Message is mixed on fracking
WASHINGTON -- One year ago, the Environmental Protection Agency finished testing drinking water in Dimock, Pa., after years of complaints by residents who suspected that nearby natural gas production had fouled their wells. The EPA said that for nearly all the 64 homes whose wells it sampled, the water was safe to drink.
Yet as the regulator moved to close its investigation, the staff at the mid-Atlantic EPA office in Philadelphia, which had been sampling the Dimock water, argued for continuing the assessment.
In an internal EPA PowerPoint presentation obtained by the Tribune/Los Angeles Times Washington Bureau, staff members warned their superiors that several wells had been contaminated with methane and substances such as manganese and arsenic, most likely because of local natural gas production.
The presentation, based on data collected over 4 1/2 years at 11 wells around Dimock, concluded that “methane and other gases released during drilling (including air from the drilling) apparently cause significant damage to the water quality.” The presentation also concluded that “methane is at significantly higher concentrations in the aquifers after gas drilling and perhaps as a result of fracking [hydraulic fracturing] and other gas well work.”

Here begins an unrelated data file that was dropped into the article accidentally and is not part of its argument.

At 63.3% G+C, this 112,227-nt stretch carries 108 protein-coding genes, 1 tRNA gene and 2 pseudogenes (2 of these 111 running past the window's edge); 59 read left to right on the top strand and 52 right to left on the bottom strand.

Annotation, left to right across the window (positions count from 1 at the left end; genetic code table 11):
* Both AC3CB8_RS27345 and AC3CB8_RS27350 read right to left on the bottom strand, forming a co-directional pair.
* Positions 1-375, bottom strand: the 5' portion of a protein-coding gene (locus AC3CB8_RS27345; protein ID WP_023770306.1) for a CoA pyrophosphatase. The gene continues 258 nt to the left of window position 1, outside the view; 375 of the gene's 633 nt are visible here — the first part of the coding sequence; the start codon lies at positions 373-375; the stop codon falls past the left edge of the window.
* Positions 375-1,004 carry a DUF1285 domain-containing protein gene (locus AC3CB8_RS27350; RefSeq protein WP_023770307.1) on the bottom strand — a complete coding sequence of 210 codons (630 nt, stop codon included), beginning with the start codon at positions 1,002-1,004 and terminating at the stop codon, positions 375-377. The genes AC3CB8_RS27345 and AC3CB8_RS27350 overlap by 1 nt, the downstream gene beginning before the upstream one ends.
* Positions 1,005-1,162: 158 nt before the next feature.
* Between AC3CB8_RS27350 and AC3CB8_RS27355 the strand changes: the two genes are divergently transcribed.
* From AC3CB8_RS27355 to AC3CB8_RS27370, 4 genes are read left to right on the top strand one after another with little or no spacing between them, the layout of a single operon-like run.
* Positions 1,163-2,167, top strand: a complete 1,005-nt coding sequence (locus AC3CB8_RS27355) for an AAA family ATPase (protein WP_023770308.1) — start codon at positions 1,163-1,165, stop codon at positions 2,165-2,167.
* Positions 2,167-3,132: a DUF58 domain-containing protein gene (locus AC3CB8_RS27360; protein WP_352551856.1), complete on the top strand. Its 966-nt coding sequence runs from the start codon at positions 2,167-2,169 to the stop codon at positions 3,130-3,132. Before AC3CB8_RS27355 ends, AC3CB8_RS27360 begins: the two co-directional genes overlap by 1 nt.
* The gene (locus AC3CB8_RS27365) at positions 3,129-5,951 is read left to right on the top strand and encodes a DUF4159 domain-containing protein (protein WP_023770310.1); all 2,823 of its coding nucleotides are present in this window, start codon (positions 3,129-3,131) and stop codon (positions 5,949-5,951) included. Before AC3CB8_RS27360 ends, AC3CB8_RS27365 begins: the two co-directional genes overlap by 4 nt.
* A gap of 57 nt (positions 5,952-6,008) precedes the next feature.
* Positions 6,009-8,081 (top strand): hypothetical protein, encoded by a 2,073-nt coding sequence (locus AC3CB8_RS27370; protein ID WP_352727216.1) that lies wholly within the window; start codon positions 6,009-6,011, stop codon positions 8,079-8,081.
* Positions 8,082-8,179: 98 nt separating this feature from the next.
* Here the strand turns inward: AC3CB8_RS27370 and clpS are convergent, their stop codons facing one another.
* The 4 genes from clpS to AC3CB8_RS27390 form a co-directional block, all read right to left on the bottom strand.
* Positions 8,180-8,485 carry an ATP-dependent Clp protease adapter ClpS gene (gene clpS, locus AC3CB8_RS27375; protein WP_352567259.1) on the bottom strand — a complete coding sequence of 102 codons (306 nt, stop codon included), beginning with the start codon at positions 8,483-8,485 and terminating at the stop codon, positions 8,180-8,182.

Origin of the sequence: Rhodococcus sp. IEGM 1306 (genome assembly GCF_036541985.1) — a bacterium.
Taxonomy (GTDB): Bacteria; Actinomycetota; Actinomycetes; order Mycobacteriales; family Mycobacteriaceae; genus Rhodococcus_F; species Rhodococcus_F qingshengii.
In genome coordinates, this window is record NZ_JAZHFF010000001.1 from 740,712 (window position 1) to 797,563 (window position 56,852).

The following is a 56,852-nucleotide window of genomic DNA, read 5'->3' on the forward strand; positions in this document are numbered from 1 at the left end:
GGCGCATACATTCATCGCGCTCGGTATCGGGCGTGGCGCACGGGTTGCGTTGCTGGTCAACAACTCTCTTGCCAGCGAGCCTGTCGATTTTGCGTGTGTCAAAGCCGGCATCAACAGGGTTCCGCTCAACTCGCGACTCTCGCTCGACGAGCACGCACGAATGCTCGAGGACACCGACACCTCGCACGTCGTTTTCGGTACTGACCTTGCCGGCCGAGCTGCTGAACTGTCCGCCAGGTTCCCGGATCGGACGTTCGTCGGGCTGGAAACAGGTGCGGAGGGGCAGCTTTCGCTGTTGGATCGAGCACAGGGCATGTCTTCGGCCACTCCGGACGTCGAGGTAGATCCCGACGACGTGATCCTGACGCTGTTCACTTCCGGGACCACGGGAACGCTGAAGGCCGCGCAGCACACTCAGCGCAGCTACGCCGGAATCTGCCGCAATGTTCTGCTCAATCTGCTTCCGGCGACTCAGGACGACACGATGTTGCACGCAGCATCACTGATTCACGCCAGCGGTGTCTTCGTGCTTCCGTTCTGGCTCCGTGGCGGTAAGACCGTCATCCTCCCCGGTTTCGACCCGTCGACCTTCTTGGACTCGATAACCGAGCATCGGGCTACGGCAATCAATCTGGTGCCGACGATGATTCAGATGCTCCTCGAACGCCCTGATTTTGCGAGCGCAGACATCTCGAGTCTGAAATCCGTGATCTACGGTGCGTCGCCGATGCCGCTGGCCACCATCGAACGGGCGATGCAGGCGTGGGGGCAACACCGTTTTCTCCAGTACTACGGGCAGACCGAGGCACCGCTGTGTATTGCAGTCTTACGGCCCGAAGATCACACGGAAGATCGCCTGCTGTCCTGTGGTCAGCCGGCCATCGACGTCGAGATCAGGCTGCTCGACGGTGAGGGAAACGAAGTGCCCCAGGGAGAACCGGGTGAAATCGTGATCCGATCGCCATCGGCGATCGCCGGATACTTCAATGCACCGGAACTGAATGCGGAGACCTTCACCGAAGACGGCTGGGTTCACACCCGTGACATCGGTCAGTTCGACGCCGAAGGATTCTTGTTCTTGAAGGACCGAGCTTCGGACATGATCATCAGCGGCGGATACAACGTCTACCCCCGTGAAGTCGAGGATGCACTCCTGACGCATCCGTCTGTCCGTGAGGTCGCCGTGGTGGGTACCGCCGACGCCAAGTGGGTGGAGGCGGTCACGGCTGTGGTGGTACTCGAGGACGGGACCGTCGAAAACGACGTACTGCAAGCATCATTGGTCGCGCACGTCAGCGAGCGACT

Critics say the decision in July 2012 by EPA headquarters in Washington to curtail its investigation at Dimock over the objection of its on-site staff fits a troubling pattern at a time when the Obama administration has used the sharp increase in natural gas production to rebut claims that it is opposed to fossil fuels.